error of judgment.” Marsh v. Or. Natural Res. Council, 490 U.S. 360, 378 (1989) (quoting
Citizens to Preserve Overton Park v. Volpe, 401 U.S. 402, 416 (1971)). The Court’s inquiry
should “‘be searching and careful,’ but ‘the ultimate standard of review is a narrow one.’” Id.
(quoting Overton Park, 401 U.S. at 416).
The Court will not substitute its judgment for that of the agency or express a view about
the Project. Overton Park, 401 U.S. at 416; Neighbors Organized to Insure a Sound Env’t, Inc.
v. McArtor, 878 F.2d 174, 178 (6th Cir. 1989); see Marsh, 490 U.S. at 378 (stating that courts
should defer to the agency’s qualified experts “even if, as an original matter, a court might find
contrary views more persuasive”).
“The Court will instead look to see if an agency has
examine[d] the relevant data and articulate[d] a satisfactory explanation for its action and may
not supply a reasoned basis for the agency’s action that the agency itself has not given.” MORI
Assocs., Inc. v. United States, 102 Fed. Cl. 503, 518 (Fed. Cl. 2011) (internal quotations
omitted). Deference is especially appropriate where the action involves matters within the
agency’s area of technical expertise. Marsh, 490 U.S. at 377; Nat’l Wildlife Fed’n. v. U.S. Envtl.
Prot. Agency, 286 F. 3d 554, 560 (D.C. Cir. 2002). Therefore, as government agencies, if
Defendants’ interpretation of its own regulation is reasonable, the Court should defer to it.
Thomas Jefferson Univ. v. Shalala, 512 U.S. 504, 512 (1994).
Lastly, a court’s review of agency decision making is generally confined to the
administrative record before the agency at the time of the decision. Sierra Club v. Slater, 120
F.3d 623, 638 (6th Cir. 1997). As the Supreme Court emphasized, “the focal point for judicial
review should be the administrative record already in existence, not some new record made
initially in the reviewing court.” Camp, 411 U.S. at 142. From time-to-time throughout its
briefing, CART references materials outside the record without making any convincing argument
why the Court should consider it. In limited circumstances, a court may consider extra-record
evidence. See Slater, 120 F. 3d at 638 (noting that “in order to justify supplementation, a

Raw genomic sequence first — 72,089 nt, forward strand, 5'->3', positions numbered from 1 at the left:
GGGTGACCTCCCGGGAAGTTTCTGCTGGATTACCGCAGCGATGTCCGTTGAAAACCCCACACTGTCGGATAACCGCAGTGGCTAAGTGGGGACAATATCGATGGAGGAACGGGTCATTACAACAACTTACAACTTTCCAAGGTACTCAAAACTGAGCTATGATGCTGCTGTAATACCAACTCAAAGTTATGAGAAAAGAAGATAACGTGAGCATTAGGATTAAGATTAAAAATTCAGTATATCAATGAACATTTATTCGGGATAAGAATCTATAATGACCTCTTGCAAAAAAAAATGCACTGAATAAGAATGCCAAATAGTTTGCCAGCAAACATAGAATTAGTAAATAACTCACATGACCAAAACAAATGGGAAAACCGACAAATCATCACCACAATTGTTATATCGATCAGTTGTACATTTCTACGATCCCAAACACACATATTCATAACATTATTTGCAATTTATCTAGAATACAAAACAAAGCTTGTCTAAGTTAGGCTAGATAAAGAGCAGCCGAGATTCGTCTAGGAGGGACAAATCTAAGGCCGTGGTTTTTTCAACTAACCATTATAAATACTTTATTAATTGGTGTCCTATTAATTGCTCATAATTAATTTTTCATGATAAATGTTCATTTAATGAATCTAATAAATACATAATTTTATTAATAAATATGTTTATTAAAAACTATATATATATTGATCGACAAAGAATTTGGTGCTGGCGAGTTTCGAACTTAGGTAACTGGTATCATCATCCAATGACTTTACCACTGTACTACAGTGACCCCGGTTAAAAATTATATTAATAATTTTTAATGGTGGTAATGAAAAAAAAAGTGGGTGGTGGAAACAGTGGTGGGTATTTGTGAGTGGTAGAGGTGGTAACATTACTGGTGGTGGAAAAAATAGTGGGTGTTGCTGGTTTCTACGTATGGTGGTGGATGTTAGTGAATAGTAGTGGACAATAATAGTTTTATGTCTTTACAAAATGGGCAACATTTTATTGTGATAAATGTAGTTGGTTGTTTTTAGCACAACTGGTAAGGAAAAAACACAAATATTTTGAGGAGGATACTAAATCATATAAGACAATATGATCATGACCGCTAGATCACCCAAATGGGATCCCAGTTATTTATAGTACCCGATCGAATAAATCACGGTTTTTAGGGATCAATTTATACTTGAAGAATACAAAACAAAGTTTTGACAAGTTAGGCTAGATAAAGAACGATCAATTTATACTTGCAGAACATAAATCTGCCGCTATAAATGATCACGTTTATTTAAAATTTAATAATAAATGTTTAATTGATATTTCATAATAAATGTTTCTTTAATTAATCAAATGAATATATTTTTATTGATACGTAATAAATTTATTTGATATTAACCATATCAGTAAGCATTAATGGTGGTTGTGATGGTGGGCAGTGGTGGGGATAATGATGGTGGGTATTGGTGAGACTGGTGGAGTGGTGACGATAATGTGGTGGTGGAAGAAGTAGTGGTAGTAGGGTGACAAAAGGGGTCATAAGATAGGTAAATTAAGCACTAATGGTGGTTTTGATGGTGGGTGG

plaintiff must made a strong showing of bad faith”) (internal quotation omitted). However, in
the present case, CART does not convincingly allege that Defendants acted in bad faith to
warrant supplementation, so the Court will confine its review to the Administrative Record.
Most, if not all, claims advanced implicate NEPA, which is a procedural statute designed
to “ensure that federal agencies will consider significant environmental impacts of federal
action, make available the relevant information, and open to public scrutiny their decision
making process.” Audubon Naturalist, 524 F. Supp. 2d at 660-61. To meet this end, NEPA
prescribes the necessary process an agency must follow when it undertakes “major federal action
 significantly affecting the quality of the human environment.” 42 U.S.C. § 4332(C). However,
“it is . . . well settled that NEPA itself does not mandate particular results.” Robertson v.
Methow Valley Citizens Council, 490 U.S. 332, 350 (1989).
NEPA does not “require agencies to elevate environmental concerns over other
appropriate considerations.” Baltimore Gas & Elec. Co. v. Natural Res. Def. Council, 462 U.S.
87, 97 (1983).
If the proposed action results in adverse environmental effects that are
“adequately identified and evaluated, the agency is not constrained by NEPA from deciding that
other values outweigh the environmental costs.” Robertson, 490 U.S. at 350. Still, the agency
must take a “hard look” at the environmental consequences of its decision to satisfy the
requirements of NEPA. Baltimore Gas & Elec., 462 U.S. at 97.
An agency satisfies the hard look requirement when it “obtains opinions from its own
experts, obtains opinions from experts outside the agency, gives careful scientific scrutiny and
responds to all legitimate concerns that are raised.” Hughes River Watershed Conservancy v.
Johnson, 165 F.3d 283, 288 (4th Cir. 1999) (citing Marsh, 490 U.S. at 378-85)). Though
agencies should seriously consider comments elicited from the public and other entities, they
need “not necessarily have to defer to them when it disagrees.” Id.
In reviewing agency decision making, the Court must apply a “‘rule of reason’ standard,
which allows for a deferential review of an agency’s compliance with the NEPA requirements.”
Audubon Naturalist, 524 F. Supp. 2d at 662; see Save Our Cumberland Mountains v.
Kempthorne, 453 F.3d 334, 346 (6th Cir. 2006). Under this standard, if the agency’s objectives
and actions are reasonable, the Court should not disturb the agency’s judgment. In sum, “[t]he
role of the courts is simply to ensure that the agency has [complied with NEPA by] adequately
consider[ing] and disclos[ing] the environmental impact of its actions and that its decision is not
arbitrary or capricious.”
Baltimore Gas & Elec., 462 U.S. at 97.10
Throughout the course of this Memorandum Opinion, the Court will refer to Defendants’ obligations under NEPA
as mandating a “hard look”.
With this analytical framework in place, the Court will evaluate each of CART’s claims,
and when appropriate, give deference to Defendants’ decisions as the law provides.
The Court will first examine CART’s assertions that Defendants violated various NEPA
procedural requirements. In all, eight of CART’s claims seem to fit this category. After careful